I began this sermon by including memories of some sounds of nature that enchanted me as a child. The sounds nature and humanity make are conducted by soundwaves in the atmosphere. The ancient Israelites believed the soul was located in the neck or throat of an individual, so that the human soul was expressed in speech. To breathe in the atmosphere and to breathe out with voice partners one’s throat and soul with the Spirit. Praise and lament expressed vocally is a symbiosis of atmosphere and the soul. If we are committed to God’s Kingdom, then we are certainly called to enact and protect this partnership of soul and Spirit. We are called to be trustees of the atmosphere that is intimately involved in all of life. We are called to the insurgency of the Holy Spirit to seek flourishing and freedom for all of Creation, frog and loon, great-great-grandchild and Bangladeshi family threatened by rising sea levels.
My friends, we also need to teach our children Genesis 1’s enchantment of the sky to act as the atmosphere’s trustee. From space, the atmosphere appears as a thin veil, not the thick envelope we imagine from our land-bound perspective. Re-enchantment of our spiritual abode connects us to the well-being of the atmosphere. Consciousness of its thin fragility makes us all the more committed to its preservation and vitality. Deep appreciation of the sky and trusteeship of the atmosphere is a Kingdom of God commitment, and I believe a disciple’s challenge. Once we are convinced that the atmosphere is the abode and foundation of our moral voice, the Spirit of God can guide us to lament. Lament and enchantment alternately anchor us in our glory of trusteeship and the refreshment of our souls. Let us be alive to enchantment whereever we find it, and give voice to lament when it is warranted.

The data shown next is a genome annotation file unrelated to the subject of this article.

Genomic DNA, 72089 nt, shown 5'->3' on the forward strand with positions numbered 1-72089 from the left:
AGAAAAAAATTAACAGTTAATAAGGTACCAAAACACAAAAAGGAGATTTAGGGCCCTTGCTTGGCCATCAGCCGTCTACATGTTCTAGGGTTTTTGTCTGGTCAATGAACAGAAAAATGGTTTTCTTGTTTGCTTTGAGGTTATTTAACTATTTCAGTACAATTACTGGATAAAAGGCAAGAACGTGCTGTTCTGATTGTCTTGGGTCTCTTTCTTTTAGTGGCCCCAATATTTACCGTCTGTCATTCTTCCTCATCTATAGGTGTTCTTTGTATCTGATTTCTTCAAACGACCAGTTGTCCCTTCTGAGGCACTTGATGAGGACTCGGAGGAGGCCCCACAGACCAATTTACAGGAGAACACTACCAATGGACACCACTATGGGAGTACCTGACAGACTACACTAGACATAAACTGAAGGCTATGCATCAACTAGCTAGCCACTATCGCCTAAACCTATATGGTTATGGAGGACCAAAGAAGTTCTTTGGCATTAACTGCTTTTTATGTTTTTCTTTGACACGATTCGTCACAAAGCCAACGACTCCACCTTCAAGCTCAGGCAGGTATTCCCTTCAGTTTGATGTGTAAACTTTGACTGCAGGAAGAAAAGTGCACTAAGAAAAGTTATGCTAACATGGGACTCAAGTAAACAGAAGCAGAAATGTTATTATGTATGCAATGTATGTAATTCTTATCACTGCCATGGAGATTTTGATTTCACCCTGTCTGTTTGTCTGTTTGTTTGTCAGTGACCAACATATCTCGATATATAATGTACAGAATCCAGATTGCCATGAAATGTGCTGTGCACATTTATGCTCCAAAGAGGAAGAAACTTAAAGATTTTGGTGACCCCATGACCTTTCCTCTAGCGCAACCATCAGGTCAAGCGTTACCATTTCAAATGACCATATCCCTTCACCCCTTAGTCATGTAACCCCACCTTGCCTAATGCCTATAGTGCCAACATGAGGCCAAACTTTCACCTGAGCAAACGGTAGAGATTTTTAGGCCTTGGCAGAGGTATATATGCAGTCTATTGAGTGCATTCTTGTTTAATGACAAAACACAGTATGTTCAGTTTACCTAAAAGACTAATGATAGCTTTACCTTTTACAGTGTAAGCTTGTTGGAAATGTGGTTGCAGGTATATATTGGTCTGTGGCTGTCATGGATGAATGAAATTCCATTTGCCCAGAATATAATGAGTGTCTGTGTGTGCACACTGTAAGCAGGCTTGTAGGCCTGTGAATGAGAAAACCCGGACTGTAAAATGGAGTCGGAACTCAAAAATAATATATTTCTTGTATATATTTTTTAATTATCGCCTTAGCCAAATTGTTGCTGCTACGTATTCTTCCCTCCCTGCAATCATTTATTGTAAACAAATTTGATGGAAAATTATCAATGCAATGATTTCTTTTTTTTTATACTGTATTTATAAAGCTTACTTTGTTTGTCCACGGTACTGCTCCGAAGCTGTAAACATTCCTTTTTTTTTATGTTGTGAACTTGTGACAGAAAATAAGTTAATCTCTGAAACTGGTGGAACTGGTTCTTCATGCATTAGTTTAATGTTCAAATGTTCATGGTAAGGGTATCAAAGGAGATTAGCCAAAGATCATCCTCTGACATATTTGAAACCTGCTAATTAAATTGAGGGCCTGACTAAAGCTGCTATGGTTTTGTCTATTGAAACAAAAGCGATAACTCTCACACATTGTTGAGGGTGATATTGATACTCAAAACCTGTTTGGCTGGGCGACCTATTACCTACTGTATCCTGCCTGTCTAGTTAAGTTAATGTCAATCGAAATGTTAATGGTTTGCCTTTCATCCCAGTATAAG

Many are looking to the church for a message for planetary decline. We can move toward virtues that will define our eulogies—eulogy virtues: service, connection, resistance, and teaching. I believe in this climate crisis, we are to accompany one another on our paths of grief & despair, matching grief with faith, pairing those despairing with the faithful.
The atmosphere is the other face of the invisible God for our time. So long as we have breath invigorated by the Spirit in the Sky, we have God’s power to both voice our soul’s lament and enchant the hearts and minds of others. May it be so for the benefit of our neighbors, children, and life-sustaining planet. AMEN.